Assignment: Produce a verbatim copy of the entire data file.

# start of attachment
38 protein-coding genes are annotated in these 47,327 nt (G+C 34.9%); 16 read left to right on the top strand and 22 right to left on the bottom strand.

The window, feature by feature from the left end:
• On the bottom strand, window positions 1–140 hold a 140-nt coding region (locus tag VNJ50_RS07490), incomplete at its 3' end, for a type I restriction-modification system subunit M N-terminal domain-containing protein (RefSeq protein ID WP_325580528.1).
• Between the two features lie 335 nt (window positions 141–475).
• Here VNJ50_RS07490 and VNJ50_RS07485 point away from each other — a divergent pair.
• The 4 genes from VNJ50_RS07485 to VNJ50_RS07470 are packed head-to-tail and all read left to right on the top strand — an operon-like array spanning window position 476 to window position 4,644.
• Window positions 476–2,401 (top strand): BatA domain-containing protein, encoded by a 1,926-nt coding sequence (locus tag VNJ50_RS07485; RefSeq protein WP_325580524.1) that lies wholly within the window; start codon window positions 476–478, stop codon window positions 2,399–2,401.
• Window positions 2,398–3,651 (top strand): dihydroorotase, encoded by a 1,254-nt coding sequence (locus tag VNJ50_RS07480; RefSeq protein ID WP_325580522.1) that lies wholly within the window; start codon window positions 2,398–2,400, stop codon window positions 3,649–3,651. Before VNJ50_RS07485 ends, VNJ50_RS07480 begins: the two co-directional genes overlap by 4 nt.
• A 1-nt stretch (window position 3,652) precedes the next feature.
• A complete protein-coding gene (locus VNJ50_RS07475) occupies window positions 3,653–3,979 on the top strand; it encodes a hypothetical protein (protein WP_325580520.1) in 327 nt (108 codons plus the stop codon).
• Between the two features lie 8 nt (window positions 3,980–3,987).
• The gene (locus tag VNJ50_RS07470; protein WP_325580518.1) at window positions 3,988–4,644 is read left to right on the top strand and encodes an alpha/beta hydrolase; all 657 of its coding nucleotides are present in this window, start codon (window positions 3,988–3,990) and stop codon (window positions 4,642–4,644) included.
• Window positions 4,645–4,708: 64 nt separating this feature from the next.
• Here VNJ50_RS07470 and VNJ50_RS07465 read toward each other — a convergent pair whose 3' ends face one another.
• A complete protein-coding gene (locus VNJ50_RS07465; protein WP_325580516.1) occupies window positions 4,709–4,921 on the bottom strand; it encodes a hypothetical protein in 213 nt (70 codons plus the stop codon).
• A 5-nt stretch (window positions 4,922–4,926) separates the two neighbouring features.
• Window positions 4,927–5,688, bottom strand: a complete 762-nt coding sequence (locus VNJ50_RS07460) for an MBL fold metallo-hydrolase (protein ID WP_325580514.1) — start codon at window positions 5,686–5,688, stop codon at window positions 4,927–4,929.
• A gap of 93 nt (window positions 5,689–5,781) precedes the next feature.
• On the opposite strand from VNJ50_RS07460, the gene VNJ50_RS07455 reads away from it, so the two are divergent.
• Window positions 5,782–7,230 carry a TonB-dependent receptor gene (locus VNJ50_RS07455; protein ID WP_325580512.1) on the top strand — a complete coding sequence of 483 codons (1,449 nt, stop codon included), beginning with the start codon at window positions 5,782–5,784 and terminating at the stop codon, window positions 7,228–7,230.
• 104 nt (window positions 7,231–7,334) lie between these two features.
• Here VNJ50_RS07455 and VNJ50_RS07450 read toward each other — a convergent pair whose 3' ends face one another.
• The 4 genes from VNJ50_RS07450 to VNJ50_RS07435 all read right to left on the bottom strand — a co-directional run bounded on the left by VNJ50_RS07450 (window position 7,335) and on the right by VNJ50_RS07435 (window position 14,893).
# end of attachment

38 protein-coding genes are annotated in these 47,327 nt (G+C 34.9%); 16 read left to right on the top strand and 22 right to left on the bottom strand.

The window, feature by feature from the left end:
• On the bottom strand, window positions 1–140 hold a 140-nt coding region (locus tag VNJ50_RS07490), incomplete at its 3' end, for a type I restriction-modification system subunit M N-terminal domain-containing protein (RefSeq protein ID WP_325580528.1).
• Between the two features lie 335 nt (window positions 141–475).
• Here VNJ50_RS07490 and VNJ50_RS07485 point away from each other — a divergent pair.
• The 4 genes from VNJ50_RS07485 to VNJ50_RS07470 are packed head-to-tail and all read left to right on the top strand — an operon-like array spanning window position 476 to window position 4,644.
• Window positions 476–2,401 (top strand): BatA domain-containing protein, encoded by a 1,926-nt coding sequence (locus tag VNJ50_RS07485; RefSeq protein WP_325580524.1) that lies wholly within the window; start codon window positions 476–478, stop codon window positions 2,399–2,401.
• Window positions 2,398–3,651 (top strand): dihydroorotase, encoded by a 1,254-nt coding sequence (locus tag VNJ50_RS07480; RefSeq protein ID WP_325580522.1) that lies wholly within the window; start codon window positions 2,398–2,400, stop codon window positions 3,649–3,651. Before VNJ50_RS07485 ends, VNJ50_RS07480 begins: the two co-directional genes overlap by 4 nt.
• A 1-nt stretch (window position 3,652) precedes the next feature.
• A complete protein-coding gene (locus VNJ50_RS07475) occupies window positions 3,653–3,979 on the top strand; it encodes a hypothetical protein (protein WP_325580520.1) in 327 nt (108 codons plus the stop codon).
• Between the two features lie 8 nt (window positions 3,980–3,987).
• The gene (locus tag VNJ50_RS07470; protein WP_325580518.1) at window positions 3,988–4,644 is read left to right on the top strand and encodes an alpha/beta hydrolase; all 657 of its coding nucleotides are present in this window, start codon (window positions 3,988–3,990) and stop codon (window positions 4,642–4,644) included.
• Window positions 4,645–4,708: 64 nt separating this feature from the next.
• Here VNJ50_RS07470 and VNJ50_RS07465 read toward each other — a convergent pair whose 3' ends face one another.
• A complete protein-coding gene (locus VNJ50_RS07465; protein WP_325580516.1) occupies window positions 4,709–4,921 on the bottom strand; it encodes a hypothetical protein in 213 nt (70 codons plus the stop codon).
• A 5-nt stretch (window positions 4,922–4,926) separates the two neighbouring features.
• Window positions 4,927–5,688, bottom strand: a complete 762-nt coding sequence (locus VNJ50_RS07460) for an MBL fold metallo-hydrolase (protein ID WP_325580514.1) — start codon at window positions 5,686–5,688, stop codon at window positions 4,927–4,929.
• A gap of 93 nt (window positions 5,689–5,781) precedes the next feature.
• On the opposite strand from VNJ50_RS07460, the gene VNJ50_RS07455 reads away from it, so the two are divergent.
• Window positions 5,782–7,230 carry a TonB-dependent receptor gene (locus VNJ50_RS07455; protein ID WP_325580512.1) on the top strand — a complete coding sequence of 483 codons (1,449 nt, stop codon included), beginning with the start codon at window positions 5,782–5,784 and terminating at the stop codon, window positions 7,228–7,230.
• 104 nt (window positions 7,231–7,334) lie between these two features.
• Here VNJ50_RS07455 and VNJ50_RS07450 read toward each other — a convergent pair whose 3' ends face one another.
• The 4 genes from VNJ50_RS07450 to VNJ50_RS07435 all read right to left on the bottom strand — a co-directional run bounded on the left by VNJ50_RS07450 (window position 7,335) and on the right by VNJ50_RS07435 (window position 14,893).